Play it like Coltrane

I once heard Tony Woods practising down a stairwell. He played a major scale in long notes, and it was so beautiful that it almost made me cry.

I’ve written about this before but it’s worth repeating. Paul Clarvis said Silence is golden, so if you’re going to break it, you better make a good sound. Sound is more important than time or rhythm, or meaning.

In the middle of a solo is not the moment to be worrying about the chords. This anxiety takes your attention away from the fact that you’re playing music for other people to hear. Sound and conviction suffers and what comes out is tentative, more a question than a statement.

If your fingers don’t know what to do, just play a note. Any note. Play it beautifully, play it with conviction, play it like Coltrane. Listen to it. Reflect on it. Ask yourself how it makes you feel. Ask yourself how it makes the audience feel. If you don’t like it, you can either play it again, just to be sure, or a different note. If you do like it, play it again. Or leave a bit of space and listen to what the rhythm section have to say about it.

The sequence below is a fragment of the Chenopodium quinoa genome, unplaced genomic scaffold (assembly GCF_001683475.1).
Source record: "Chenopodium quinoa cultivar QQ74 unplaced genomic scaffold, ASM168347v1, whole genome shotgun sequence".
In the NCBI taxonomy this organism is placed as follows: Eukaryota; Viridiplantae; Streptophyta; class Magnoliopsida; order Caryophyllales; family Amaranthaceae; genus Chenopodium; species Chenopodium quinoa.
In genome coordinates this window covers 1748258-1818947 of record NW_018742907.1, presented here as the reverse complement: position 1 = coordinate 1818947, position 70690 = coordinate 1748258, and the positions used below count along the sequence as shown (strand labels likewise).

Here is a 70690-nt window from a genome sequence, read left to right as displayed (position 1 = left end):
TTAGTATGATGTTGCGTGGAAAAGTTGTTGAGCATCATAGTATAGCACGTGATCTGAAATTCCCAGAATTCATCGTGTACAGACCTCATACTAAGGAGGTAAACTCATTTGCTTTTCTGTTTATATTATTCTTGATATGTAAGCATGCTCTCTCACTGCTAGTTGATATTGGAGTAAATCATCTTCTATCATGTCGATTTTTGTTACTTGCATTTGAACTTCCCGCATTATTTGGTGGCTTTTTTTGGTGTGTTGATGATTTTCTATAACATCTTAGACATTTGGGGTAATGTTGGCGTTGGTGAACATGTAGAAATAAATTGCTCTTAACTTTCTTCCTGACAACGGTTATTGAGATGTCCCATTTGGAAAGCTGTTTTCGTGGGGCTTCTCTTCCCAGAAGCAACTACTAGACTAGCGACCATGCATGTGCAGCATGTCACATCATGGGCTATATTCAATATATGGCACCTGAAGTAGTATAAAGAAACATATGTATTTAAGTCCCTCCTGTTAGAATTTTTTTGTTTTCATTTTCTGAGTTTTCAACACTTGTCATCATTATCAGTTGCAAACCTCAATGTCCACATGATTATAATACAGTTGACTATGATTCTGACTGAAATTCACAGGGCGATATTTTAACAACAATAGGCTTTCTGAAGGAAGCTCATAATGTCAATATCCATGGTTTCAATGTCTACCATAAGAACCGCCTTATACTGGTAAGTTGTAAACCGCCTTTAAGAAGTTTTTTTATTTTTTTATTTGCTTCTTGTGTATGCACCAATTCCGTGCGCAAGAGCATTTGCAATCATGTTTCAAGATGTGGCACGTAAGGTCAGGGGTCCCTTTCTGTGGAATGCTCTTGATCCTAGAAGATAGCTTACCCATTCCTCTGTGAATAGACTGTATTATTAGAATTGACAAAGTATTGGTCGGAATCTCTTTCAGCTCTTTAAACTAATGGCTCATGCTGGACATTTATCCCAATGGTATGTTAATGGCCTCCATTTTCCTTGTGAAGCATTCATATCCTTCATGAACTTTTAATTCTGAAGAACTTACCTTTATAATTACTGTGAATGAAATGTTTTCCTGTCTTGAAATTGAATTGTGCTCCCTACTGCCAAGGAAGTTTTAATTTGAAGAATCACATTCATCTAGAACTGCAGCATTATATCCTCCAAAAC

People who are learning sometimes feel that they ought to play lines of notes (like their role models do) but they lack the chops. In public it’s better to play what you have mastered, even if that’s just single notes. Save the eighth-notes for when you have years of practice under your belt.

7 thoughts on “Play it like Coltrane

  1. This makes me think about long tone practice (I’m a sax player) quite differently. Like many valuable assertions it’s at once simple and profounf

    1. Here I may have to differ. I heard that quote but I never really felt it. They both sound great to me. Anyway – Play It Like Getz lacks the internal rhythm.

      There’s another post to be written about learning to understand why other people appreciate what one doesn’t oneself. Hmmm …..

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